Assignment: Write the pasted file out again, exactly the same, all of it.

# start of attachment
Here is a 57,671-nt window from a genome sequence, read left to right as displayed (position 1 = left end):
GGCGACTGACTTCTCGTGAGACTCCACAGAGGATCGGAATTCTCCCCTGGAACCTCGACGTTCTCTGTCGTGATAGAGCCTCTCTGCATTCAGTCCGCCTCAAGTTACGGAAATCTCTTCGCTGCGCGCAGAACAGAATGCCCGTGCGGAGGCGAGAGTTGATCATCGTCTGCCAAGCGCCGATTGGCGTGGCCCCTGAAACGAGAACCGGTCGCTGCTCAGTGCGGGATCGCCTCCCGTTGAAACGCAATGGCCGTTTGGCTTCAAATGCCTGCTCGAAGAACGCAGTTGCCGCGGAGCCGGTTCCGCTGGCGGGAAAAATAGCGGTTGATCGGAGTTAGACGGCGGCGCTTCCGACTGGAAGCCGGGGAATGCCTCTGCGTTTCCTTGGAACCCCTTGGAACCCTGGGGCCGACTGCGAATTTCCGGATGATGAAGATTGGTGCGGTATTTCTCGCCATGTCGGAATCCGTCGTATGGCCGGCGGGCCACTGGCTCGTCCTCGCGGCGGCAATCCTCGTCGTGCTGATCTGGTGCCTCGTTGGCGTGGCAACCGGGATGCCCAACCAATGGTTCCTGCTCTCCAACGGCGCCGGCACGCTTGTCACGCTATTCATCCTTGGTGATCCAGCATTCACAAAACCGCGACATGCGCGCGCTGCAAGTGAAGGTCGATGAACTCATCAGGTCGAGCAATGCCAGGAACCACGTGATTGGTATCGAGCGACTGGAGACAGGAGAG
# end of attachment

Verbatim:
Here is a 57,671-nt window from a genome sequence, read left to right as displayed (position 1 = left end):
GGCGACTGACTTCTCGTGAGACTCCACAGAGGATCGGAATTCTCCCCTGGAACCTCGACGTTCTCTGTCGTGATAGAGCCTCTCTGCATTCAGTCCGCCTCAAGTTACGGAAATCTCTTCGCTGCGCGCAGAACAGAATGCCCGTGCGGAGGCGAGAGTTGATCATCGTCTGCCAAGCGCCGATTGGCGTGGCCCCTGAAACGAGAACCGGTCGCTGCTCAGTGCGGGATCGCCTCCCGTTGAAACGCAATGGCCGTTTGGCTTCAAATGCCTGCTCGAAGAACGCAGTTGCCGCGGAGCCGGTTCCGCTGGCGGGAAAAATAGCGGTTGATCGGAGTTAGACGGCGGCGCTTCCGACTGGAAGCCGGGGAATGCCTCTGCGTTTCCTTGGAACCCCTTGGAACCCTGGGGCCGACTGCGAATTTCCGGATGATGAAGATTGGTGCGGTATTTCTCGCCATGTCGGAATCCGTCGTATGGCCGGCGGGCCACTGGCTCGTCCTCGCGGCGGCAATCCTCGTCGTGCTGATCTGGTGCCTCGTTGGCGTGGCAACCGGGATGCCCAACCAATGGTTCCTGCTCTCCAACGGCGCCGGCACGCTTGTCACGCTATTCATCCTTGGTGATCCAGCATTCACAAAACCGCGACATGCGCGCGCTGCAAGTGAAGGTCGATGAACTCATCAGGTCGAGCAATGCCAGGAACCACGTGATTGGTATCGAGCGACTGGAGACAGGAGAG